What Women Need To Know About Reproductive Health Concerns

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Women of all ages and backgrounds can experience reproductive health issues. However, women often feel uncomfortable talking about these issues in a frank, open way. That’s why it can be tricky to know when something might be wrong or how to get help if you see potential red flags. As a result of being uncomfortable seeking help, a lot of young women are struggling in silence, which can have serious consequences if they don’t get the aid they need. 

If you feel like something isn’t quite right down there or notice changes over time, that’s completely normal. But it doesn’t mean you should ignore the signs. Learning about common concerns and what to look out for with your own body will help you recognize if something needs attention sooner rather than later. Here’s what every woman needs to know about reproductive health concerns.

Endometriosis

Endometriosis is a chronic condition that occurs when the tissue that normally lines the inside of the uterus grows outside of the uterus. When the tissue grows outside of the uterus, it can attach itself to other organs, including the ovaries, bowel, and bladder. Additionally, this lining can also grow outside of the pelvic area, although this is a rare occurrence. 

Many women who suffer from endometriosis report symptoms such as pelvic pain, painful intercourse, and heavy bleeding during their periods, as well as irregular periods that can also last for extended periods of time and infertility. Because many of these symptoms mirror other common reproductive health concerns, it can be hard to diagnose endometriosis, which has led to many women not getting the help they need. Thankfully, awareness of endometriosis and its symptoms is growing, but there is still progress to be made. If you’re experiencing these symptoms, it’s a good idea to see your doctor to get a diagnosis and treatment plan so you can get on the path to feeling better.

Uterine Fibroids

Fibroids are noncancerous growths that can appear in the uterus of women of all ages, though they are most common in women who are of childbearing age. While fibroids are not harmful in many cases, they can cause significant discomfort for some women. Common symptoms of fibroids include heavy periods, painful cramping, significant bleeding, pelvic pain during menstruation, and loss of fertility. If you think you might have uterine fibroids, talk to your doctor about your symptoms and discuss your treatment plan options.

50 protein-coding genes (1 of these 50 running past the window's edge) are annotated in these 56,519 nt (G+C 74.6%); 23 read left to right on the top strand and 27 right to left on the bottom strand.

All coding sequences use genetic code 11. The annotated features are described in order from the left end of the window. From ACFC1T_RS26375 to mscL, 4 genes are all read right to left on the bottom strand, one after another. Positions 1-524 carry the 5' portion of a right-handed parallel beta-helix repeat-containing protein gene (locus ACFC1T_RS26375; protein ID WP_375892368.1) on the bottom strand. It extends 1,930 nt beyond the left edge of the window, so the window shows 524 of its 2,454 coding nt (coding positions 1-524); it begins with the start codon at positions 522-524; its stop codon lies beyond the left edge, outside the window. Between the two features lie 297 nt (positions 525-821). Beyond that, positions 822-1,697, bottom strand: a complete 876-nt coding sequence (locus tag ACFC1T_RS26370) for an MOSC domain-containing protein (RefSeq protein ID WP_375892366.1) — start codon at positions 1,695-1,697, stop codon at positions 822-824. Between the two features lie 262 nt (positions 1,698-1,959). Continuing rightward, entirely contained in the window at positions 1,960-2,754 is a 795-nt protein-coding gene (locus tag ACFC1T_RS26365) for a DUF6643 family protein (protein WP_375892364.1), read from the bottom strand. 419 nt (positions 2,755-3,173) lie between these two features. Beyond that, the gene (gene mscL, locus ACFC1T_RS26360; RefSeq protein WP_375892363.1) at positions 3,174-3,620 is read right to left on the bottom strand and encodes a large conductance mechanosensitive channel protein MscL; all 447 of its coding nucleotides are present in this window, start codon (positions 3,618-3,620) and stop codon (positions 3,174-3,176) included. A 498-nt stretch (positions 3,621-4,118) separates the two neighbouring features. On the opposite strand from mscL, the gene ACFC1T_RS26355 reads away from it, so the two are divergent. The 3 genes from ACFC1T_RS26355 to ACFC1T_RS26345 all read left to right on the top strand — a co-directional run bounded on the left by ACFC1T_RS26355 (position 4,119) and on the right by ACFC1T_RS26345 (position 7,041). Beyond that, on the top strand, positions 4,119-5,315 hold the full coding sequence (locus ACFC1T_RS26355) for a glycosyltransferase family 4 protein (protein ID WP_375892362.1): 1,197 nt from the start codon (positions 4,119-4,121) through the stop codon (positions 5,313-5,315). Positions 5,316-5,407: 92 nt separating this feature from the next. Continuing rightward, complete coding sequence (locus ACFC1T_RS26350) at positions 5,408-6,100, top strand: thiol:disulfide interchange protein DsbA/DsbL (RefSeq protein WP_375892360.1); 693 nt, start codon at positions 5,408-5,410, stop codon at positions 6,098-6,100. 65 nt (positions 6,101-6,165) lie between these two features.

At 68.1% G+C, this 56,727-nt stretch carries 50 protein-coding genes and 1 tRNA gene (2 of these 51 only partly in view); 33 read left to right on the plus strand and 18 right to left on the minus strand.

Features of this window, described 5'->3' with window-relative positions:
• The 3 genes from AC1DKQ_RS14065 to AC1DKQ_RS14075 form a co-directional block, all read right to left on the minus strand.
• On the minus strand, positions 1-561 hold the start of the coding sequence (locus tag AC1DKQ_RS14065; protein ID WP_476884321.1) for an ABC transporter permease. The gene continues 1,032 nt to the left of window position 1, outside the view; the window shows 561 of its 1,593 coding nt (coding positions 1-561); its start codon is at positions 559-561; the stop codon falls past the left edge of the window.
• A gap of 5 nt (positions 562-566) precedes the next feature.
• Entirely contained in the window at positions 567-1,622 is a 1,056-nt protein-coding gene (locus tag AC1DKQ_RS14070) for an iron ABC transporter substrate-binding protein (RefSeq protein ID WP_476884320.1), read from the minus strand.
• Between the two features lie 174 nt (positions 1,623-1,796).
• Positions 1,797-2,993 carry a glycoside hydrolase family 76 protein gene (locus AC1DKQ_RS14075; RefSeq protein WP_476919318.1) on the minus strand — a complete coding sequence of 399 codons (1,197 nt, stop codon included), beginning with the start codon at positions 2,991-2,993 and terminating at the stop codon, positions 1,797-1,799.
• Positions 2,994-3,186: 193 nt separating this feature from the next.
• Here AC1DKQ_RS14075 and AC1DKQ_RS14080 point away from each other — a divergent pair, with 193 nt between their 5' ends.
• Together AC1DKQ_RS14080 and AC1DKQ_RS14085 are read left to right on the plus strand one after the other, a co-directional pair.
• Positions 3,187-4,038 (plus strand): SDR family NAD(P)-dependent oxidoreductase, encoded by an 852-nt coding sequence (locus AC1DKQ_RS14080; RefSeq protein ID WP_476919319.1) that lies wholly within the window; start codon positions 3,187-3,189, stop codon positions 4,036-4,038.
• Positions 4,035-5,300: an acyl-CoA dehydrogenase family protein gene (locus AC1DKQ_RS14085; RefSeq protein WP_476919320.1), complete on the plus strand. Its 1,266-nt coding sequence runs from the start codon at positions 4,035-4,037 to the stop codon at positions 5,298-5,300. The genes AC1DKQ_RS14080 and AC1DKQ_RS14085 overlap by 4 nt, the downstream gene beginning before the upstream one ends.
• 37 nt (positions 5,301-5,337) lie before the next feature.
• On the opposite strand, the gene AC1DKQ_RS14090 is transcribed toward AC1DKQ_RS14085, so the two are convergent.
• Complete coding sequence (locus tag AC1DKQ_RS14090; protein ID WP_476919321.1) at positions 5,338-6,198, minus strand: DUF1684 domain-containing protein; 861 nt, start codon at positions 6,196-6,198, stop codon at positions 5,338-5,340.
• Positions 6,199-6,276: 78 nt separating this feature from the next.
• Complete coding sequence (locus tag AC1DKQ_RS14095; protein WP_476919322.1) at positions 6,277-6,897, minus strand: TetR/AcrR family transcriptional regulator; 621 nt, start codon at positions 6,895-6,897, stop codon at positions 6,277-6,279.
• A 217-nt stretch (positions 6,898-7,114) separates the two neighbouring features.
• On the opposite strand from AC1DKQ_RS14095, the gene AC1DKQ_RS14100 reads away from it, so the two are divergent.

Gynaecological Cancer

Gynecological cancers affect the reproductive organs in women. Some of the most common gynecological cancers are ovarian, cervical, endometrial, and vaginal cancers. Symptoms vary depending on the type of cancer that is detected, but common signs and symptoms include abnormal bleeding, unusual vaginal discharge, abdominal or back pain, and changes in bowel habits. If you see any of these symptoms, make sure to go see your doctor get tested and rule out any potential issues. 

If you are around the age when gynecological cancers are most likely to occur, make sure to be proactive by attending screenings offered to you by your GP. These cervical screening appointments are sent to women over the age of 25 and are performed by a nurse. If anything abnormal is found, you may be asked to attend a more in-depth screen to rule out anything serious. 

Interstitial Cystitis

Interstitial cystitis is a disorder that causes bladder pain and discomfort. While many women with interstitial cystitis are diagnosed in their 20s and 30s, it can occur in women of all ages. Symptoms of interstitial cystitis include bladder pain and discomfort, urinary frequency and urgency, pressure in the pelvis, and pain with bowel movements. Interstitial cystitis can be extremely painful and isolating. Thankfully, there are medications and therapies available to help ease symptoms and improve quality of life. If you think you may have interstitial cystitis, talk to your doctor about possible treatments and diagnosis.